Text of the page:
Angel food cake with lemon curd

Phew, I survived series three!  For my favourite series/season of the show those were not my favourite bakes.  From Treacle Tart and Creme Caramel to Fondant Fancies my patience and skill was pushed to the limit.  But there were some real winners too.  That Rum Baba was to die for and even the multi step Fraisier cake has earned a place in my heart.  But it’s time to move one.  Time to forget James and his sweater vests and prepare for such treats as; floating islands, nuns made of choux and pretzels!

Series 4 kicks things off with angel food cake.  Which I can almost guarantee I will call angle food at least half a dozen times throughout this post.

Not even one bake in and I’m already face to face with my citrus nemesis.  4 lemons! Really Mary?  Can we try another flavour?  Lime would be lovely, or grapefruit?  Well, one benefit of baking with lemons constantly is I’ve gotten quite good at juicing the things.  I don’t have any fancy gadget but thanks to Pinterest scrolling I found this “hack”.

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And it worked, that is after a few errant squirts!

With my lemons reduced to empty shells of themselves, I was ready to begin whipping my egg whites.  All 10 of them!  My mixer made quick work of the whites and in less than a minute I was ready to add in my zest, juice, cream of tartar and sugar.  Lately, I have been investing in the real deal caster sugar from the Bulk Barn to be as authentic as possible.  And in a recipe like this, I think it helps a lot.  The meringue wasn’t grainy at all.  How do I know this you ask?  Because I tasted it!  Yup, raw eggs and all.  Yum! It also firmed up faster than I thought it would, not sure if this was because of the sugar dissolving quickly or not, but that’s what I’m going with.

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Folding in the flour was no easy feat.  Similar to the genoise, as soon as I thought it had been incorporated I would unearth another streak of dry flour.  So as gently as I could I continued to mix until there was no flour left.  I plopped (yes plopped is the most appropriate word for this action) the mixture into the pan and ran a knife through the centre to get any lurking air pockets.  To be honest the knife thing seemed silly and I don’t think it really did anything but I did it anyway.

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Post-stabbing I put the cake in the oven to bake and started on my curd.

While I appreciate Mary’s attempt at being helpful by providing a use for the 10 egg yolks I found myself staring at I was a little sad I wasn’t left with any extras.  It being ice cream season and all egg yolks are never hard to use up in my house.  I do know I could have halved the recipe and saved some yolks but, math.

I’ve actually made Mary’s curd in the past, although I made orange curd instead of lemon (shocker) so I was feeling quite confident with this step.  I put the yolks etc into the pot and got comfortable in my usual pot watching slouch.  It took about ten minutes and I had a passably thick mixture.  Then I dumped in a ton of butter.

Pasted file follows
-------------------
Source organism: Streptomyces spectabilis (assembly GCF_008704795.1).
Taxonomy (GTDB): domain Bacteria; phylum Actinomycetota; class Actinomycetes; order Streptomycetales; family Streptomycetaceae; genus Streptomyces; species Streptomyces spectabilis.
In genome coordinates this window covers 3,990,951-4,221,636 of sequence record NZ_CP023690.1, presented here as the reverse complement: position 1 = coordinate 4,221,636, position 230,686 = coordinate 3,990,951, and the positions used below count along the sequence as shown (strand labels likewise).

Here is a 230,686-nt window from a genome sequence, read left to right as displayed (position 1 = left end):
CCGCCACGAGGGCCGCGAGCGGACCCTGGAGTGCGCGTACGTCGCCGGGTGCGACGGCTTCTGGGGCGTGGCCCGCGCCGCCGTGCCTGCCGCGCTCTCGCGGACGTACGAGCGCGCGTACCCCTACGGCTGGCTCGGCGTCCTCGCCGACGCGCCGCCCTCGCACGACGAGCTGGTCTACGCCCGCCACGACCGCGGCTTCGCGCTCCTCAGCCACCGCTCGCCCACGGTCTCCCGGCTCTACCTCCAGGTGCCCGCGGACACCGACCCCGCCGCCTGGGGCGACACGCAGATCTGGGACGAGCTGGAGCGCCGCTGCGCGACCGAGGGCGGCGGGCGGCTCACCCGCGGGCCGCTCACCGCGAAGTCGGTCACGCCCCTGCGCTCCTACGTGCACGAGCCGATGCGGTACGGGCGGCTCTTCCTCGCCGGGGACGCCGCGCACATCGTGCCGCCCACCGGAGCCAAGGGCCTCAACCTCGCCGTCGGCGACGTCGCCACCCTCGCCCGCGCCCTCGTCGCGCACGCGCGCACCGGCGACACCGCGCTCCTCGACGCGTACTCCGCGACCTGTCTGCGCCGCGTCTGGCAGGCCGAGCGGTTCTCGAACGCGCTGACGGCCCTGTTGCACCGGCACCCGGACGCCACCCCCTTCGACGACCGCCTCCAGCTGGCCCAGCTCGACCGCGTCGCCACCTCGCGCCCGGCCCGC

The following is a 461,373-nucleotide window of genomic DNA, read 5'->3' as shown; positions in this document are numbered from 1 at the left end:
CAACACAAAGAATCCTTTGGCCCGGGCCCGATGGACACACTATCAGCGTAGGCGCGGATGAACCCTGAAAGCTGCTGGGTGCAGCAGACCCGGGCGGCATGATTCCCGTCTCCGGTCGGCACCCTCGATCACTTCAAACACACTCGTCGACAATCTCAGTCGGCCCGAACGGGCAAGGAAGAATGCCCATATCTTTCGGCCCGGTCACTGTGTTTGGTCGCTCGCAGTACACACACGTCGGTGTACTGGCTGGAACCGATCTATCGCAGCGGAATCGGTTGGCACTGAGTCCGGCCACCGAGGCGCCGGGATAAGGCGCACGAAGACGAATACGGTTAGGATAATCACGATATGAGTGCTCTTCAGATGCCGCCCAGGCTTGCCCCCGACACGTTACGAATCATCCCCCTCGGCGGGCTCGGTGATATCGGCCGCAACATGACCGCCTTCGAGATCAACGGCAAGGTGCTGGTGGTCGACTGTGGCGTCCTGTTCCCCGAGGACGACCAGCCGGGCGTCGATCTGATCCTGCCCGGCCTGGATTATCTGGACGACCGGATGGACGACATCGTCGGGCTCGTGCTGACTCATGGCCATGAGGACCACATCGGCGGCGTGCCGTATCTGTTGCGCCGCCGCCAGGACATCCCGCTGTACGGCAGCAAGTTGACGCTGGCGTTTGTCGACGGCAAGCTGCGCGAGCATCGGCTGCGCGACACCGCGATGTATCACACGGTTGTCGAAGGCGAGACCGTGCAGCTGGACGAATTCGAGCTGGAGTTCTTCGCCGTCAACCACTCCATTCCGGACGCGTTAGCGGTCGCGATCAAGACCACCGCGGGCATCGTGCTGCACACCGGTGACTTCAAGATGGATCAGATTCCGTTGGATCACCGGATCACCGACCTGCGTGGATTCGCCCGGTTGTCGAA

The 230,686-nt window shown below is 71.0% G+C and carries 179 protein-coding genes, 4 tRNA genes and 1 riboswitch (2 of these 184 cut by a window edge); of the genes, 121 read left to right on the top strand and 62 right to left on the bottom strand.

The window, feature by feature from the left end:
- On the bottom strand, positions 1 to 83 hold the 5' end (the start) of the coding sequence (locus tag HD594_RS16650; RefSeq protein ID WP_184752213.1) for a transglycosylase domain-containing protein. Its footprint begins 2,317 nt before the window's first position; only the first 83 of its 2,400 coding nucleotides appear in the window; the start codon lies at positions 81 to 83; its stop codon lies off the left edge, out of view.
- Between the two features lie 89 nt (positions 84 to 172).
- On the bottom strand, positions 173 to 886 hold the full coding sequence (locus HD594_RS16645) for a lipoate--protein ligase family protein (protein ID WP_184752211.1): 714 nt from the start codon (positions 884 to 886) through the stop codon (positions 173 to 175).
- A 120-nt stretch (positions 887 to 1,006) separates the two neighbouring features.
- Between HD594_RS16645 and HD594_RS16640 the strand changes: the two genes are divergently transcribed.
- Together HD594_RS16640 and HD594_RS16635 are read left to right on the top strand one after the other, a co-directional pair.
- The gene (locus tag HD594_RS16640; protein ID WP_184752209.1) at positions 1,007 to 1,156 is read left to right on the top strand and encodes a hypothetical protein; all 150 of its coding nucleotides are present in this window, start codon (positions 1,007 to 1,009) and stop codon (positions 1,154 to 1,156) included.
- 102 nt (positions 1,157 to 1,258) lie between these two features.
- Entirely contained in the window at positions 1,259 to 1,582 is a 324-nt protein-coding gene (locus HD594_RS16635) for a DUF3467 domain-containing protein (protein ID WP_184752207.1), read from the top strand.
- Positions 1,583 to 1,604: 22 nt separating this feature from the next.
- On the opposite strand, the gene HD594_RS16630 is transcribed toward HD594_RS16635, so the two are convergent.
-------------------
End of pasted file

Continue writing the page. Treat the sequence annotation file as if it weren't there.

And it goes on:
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I used to live in a world where curd was a fruity spread/filling that you could eat at breakfast and not think twice about it.  Sadly I now live in a world where I realize you can’t turn fruit juice into a silky creamy thing without all of the fat. But hey, everything in moderation!

This recipe also required that I buy (slash request that my husband buy) passion fruit. Based on GBBO I can’t help but assume passion fruit is rampant in the UK, it seems like every other week someone is using it as a flavour in a bake.  But I’ve never bought one or eaten one in my life and they are expensive!  Almost $2 for 1 and this is all it produced.

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So far I am not sold on the merits of passion fruit.  Either way I mixed the measly pulp in with some of my cooled curd.  I should mention that whilst I have been lamenting the hidden fat in curd and my general fruit budget my cake finished baking, I set it upside down to cool

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I whipped up some cream.  I used coconut extract to flavour the cream because I was out of vanilla.  And I generally got ready for assembly.

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I lost some of the nice golden bits of the cake to the pan but nothing a whole pile of cream couldn’t fix/hide.

The cake ended up as a perfect tropical treat.  A usual coconut hater, even I had to admit the tastes all worked together.  The lemon was nice too, she says through gritted teeth. But the real star was the cake.  It was heavenly, light as a cloud even!  Aptly named oh dessert naming gods!  So knock on wood but Series 4 might not be so bad!

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11 thoughts on “Angel food cake with lemon curd

  1. I too have started buying caster sugar from Bulk Barn. Attempts to make my own at home with the food processor always seemed to leave my Victoria Sponge Cupcakes (especially the icing) tasting gritty.

    And although James and his sweater vests will live forever in my heart, I agree it was not the most inspiring season as far as technicals were concerned…

    Like

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